|System: PC||Review Rating Legend|
|Dev: Flagship Studios||1.0 - 1.9 = Avoid||4.0 - 4.4 = Great|
|Pub: EA Games||2.0 - 2.4 = Poor||4.5 - 4.9 = Must Buy|
|Release: Oct. 31, 2007||2.5 - 2.9 = Average||5.0 = The Best|
|Players: 1 (MMOG)||3.0 - 3.4 = Fair|
|ESRB Rating: Mature||3.5 - 3.9 = Good|
Monsters, demons, he-beasts, she-beasts, and other frightening anomalies such as hovering eyeballs will attempt to thwart your progress at every turn. They possess different attack patterns which will challenge your reflexes, even at ranged distances. These creatures will crawl, lunge, run, fly, float, and attempt to ambush you from the shadows using stealth techniques. Monsters that don't personally attack will launch a multitude of projectiles. You can defend yourself with a shield or just dodge the incoming.
Eventually you will be able to discern the different demons' patterns and initiate the various moves required to neutralize the threat. You will encounter many of the same creatures throughout the game. For the most part, they are well rendered and display convincing animation, although it's difficult to debate the locomotive mechanics of a giant brain since we have no model to base a theory on. The character models are imaginative but perhaps a bit too diverse. There's not much consistency with the demons. It seems as though Hell is not selective enough with its immigration policy. At the same time, the story does little to explain the origin of these horrendous species.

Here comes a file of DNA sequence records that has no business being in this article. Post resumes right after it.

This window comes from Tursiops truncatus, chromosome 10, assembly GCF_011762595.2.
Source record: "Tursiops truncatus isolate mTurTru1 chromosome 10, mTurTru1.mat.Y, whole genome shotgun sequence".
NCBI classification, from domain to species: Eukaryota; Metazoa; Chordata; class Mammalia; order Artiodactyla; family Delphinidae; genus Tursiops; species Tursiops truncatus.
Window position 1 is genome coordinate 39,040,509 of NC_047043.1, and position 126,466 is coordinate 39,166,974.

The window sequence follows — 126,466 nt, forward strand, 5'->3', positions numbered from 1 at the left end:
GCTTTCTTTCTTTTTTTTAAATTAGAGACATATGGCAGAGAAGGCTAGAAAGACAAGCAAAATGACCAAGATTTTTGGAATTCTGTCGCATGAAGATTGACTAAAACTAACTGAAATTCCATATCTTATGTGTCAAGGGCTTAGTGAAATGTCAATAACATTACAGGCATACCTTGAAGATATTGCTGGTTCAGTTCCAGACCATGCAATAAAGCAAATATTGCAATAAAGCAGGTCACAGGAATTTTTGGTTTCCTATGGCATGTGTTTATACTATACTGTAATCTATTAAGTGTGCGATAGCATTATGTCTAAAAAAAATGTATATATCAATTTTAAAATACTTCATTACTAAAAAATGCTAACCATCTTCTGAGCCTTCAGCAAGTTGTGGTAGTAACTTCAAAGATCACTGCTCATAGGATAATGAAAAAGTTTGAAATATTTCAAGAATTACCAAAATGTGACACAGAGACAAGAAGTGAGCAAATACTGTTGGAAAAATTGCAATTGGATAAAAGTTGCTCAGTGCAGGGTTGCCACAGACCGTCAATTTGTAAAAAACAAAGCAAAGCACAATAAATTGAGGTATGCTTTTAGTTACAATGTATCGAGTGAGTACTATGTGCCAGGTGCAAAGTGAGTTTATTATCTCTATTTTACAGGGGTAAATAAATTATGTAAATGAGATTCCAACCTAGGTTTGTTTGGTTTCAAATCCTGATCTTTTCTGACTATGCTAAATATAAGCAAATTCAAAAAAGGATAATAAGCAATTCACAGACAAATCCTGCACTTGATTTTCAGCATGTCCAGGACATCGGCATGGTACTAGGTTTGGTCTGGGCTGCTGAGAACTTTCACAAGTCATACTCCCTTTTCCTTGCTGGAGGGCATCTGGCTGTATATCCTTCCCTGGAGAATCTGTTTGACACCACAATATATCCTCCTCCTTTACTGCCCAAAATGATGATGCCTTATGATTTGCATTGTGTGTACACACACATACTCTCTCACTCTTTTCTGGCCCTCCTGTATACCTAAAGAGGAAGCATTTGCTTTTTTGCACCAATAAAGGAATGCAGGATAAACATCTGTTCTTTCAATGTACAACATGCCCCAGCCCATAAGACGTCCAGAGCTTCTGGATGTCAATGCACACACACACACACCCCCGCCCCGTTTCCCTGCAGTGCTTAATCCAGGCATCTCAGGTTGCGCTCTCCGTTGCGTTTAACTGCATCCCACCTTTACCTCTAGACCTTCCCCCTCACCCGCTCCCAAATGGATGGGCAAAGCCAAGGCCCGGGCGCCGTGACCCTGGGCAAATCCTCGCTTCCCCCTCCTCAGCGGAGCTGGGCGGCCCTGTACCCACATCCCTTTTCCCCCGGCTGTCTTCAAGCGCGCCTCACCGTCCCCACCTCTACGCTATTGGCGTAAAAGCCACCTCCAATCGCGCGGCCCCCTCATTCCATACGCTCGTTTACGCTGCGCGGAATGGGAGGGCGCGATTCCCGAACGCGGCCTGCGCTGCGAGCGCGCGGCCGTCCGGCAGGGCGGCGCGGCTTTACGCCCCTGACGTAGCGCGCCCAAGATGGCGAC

Boss battles are as challenging as they are refreshing. It's nice to find a character that has different, and more deadly' attack patterns. The melee characters fare better in boss battle because of the close proximity to its weaknesses. For my money, I enjoy the immediacy and instant gratification of melee combat with the Blademaster.
Environments are far too repetitive. You'll see the same textures, tunnels, streets, corridors, and ruins over and over. In the multiplayer mode, you will meet with other players in the various connecting underground junctions. Here you will be able to meet and greet other players as well as swap and shop your loot. Once you enter into a co-op game, you'll revisit the levels that you played in the single-player mode. The multiplayer component helps to lessen the feeling of deja vu, but the latency and slowdown can make it a really frustrating experience. A couple of recent patches helped with some of the glitches, but it's still got a ways to go to make the multiplayer component a selling feature.
Hellgate: London is definitely worth the price of admission for the single-player mode, but it would be an incredible bargain if the online mode was of similar quality.
CCC Senior Writer